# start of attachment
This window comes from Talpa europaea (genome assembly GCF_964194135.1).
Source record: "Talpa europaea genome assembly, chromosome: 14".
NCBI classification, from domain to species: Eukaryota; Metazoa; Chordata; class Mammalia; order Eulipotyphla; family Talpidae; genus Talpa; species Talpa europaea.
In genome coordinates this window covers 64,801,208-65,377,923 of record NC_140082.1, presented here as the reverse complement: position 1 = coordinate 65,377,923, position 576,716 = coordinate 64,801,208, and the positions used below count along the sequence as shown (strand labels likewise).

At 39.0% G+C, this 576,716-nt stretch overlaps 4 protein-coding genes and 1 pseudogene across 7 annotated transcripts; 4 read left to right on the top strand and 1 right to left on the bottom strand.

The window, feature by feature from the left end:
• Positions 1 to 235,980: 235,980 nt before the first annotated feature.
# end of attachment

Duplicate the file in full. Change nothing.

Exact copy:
This window comes from Talpa europaea (genome assembly GCF_964194135.1).
Source record: "Talpa europaea genome assembly, chromosome: 14".
NCBI classification, from domain to species: Eukaryota; Metazoa; Chordata; class Mammalia; order Eulipotyphla; family Talpidae; genus Talpa; species Talpa europaea.
In genome coordinates this window covers 64,801,208-65,377,923 of record NC_140082.1, presented here as the reverse complement: position 1 = coordinate 65,377,923, position 576,716 = coordinate 64,801,208, and the positions used below count along the sequence as shown (strand labels likewise).

At 39.0% G+C, this 576,716-nt stretch overlaps 4 protein-coding genes and 1 pseudogene across 7 annotated transcripts; 4 read left to right on the top strand and 1 right to left on the bottom strand.

The window, feature by feature from the left end:
• Positions 1 to 235,980: 235,980 nt before the first annotated feature.